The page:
Gay rights activists in Fort Worth are dissatisfied with police suspensions over a raid on a gay bar – calling it “a slap on the hand” – and have renewed their call for an independent investigation, The Dallas Morning News reported.

Police Chief Jeff Halstead returned to the scene of the June raid to release his findings on Thursday. Standing outside the Rainbow Lounge, he said the investigation found that three officers violated departmental policies, but dismissed all charges that police used excessive force. Each of the officers received a one- to three-day suspension.

“We did not provide service to the GLBT [gay, lesbian, bisexual and transgender] community with respect,” said Halstead. “It was clear from some of the 32 witnesses interviewed that some of our officers entered into the Rainbow Lounge in a manner that was perceived as aggressive, rude and unprofessional.”

The June 28 inspection resulted in the arrests of six people for public intoxication and sent one man, Chad Gibson, to the hospital with a severe head injury. The raid sparked a loud outcry from the city's gay and lesbian community, which has called the raid police harassment.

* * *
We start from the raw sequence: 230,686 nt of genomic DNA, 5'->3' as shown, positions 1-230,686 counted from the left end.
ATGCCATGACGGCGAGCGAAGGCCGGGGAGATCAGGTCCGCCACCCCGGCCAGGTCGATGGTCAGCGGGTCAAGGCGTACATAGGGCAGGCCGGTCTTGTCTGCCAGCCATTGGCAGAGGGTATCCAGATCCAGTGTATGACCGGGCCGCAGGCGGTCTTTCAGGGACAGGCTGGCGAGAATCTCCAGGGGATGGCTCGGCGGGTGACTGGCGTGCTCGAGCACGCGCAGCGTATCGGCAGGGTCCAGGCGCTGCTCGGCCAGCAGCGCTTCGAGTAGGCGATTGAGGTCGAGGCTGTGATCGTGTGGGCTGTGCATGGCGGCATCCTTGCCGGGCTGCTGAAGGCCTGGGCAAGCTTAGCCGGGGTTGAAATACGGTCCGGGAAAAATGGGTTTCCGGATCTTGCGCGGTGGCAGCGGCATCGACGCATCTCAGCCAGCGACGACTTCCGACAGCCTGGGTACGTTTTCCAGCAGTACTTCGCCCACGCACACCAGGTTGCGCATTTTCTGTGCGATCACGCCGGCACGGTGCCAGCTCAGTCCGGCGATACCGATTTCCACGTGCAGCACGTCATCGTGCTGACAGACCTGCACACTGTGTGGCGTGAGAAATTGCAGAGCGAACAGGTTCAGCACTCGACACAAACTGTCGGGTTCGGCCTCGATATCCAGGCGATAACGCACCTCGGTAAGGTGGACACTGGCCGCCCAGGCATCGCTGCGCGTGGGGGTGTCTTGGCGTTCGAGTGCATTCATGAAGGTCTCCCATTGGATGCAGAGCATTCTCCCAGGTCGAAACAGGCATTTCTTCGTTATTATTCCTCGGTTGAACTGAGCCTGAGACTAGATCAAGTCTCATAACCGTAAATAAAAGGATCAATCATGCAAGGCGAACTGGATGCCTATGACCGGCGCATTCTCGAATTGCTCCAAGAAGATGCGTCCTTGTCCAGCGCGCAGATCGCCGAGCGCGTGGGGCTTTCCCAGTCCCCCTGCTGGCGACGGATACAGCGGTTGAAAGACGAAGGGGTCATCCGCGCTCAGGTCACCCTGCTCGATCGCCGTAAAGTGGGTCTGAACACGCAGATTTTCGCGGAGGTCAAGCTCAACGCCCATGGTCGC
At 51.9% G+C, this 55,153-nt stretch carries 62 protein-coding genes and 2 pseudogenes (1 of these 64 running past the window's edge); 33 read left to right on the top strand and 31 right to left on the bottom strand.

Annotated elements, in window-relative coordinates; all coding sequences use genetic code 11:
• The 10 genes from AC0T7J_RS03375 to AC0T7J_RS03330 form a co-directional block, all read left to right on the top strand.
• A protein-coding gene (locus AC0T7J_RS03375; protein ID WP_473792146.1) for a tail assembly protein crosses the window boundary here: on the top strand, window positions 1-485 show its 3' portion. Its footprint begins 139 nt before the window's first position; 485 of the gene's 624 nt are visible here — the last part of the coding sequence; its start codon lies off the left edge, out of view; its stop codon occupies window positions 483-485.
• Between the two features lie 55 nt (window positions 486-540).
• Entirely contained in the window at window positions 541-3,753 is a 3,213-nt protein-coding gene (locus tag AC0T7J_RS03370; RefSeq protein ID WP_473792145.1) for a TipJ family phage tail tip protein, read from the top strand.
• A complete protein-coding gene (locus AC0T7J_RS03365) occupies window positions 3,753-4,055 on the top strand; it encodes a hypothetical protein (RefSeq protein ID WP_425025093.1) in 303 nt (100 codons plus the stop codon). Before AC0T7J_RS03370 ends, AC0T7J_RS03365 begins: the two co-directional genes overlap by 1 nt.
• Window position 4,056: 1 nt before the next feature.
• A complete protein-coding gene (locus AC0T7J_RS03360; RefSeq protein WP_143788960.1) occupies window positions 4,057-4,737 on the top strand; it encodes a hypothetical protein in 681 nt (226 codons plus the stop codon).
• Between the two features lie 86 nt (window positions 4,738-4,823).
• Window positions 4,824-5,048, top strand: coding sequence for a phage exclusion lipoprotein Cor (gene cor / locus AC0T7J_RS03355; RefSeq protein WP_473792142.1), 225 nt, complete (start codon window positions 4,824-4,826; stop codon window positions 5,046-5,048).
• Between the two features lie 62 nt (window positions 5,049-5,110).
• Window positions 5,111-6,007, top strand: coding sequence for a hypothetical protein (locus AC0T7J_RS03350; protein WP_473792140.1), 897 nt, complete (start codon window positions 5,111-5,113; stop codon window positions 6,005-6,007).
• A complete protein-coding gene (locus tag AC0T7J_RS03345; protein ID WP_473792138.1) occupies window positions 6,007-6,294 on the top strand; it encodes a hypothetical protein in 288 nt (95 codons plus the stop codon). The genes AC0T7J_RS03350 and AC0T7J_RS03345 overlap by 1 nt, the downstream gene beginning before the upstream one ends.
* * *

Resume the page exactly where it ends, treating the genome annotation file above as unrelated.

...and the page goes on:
Agents from the Texas Alcoholic Beverage Commission (TABC) assisted the department in carrying out the raid. After conducting its own investigation, TABC officials fired three agents involved in the raid.

In July, the police department released a report that suggested officers and agents turned violent because they faced sexually aggressive patrons – a claim eye-witnesses deny. Men and women “were reaching their hands out to touch officers, and moving their bodies in a sexually suggestive manner” as officers and agents inspected the club, the police report says. The report alleges that Rainbow Lounge patrons blew kisses, groped agents and simulated sex acts with police officers.

Jon Nelson, spokesman for Fairness Fort Worth, a gay rights group that formed after the raid, renewed his call for an independent investigation. “This report, because of the lack of proper and adequate disciplinary actions, does not set the standard for accountability,” he said during the news conference.

Chief Halstead's initial response to the raid angered activists, who called his icy “take a deep breath” comment insensitive. Halstead has since apologized.

Thursday's police report on the use of force was originally expected in September.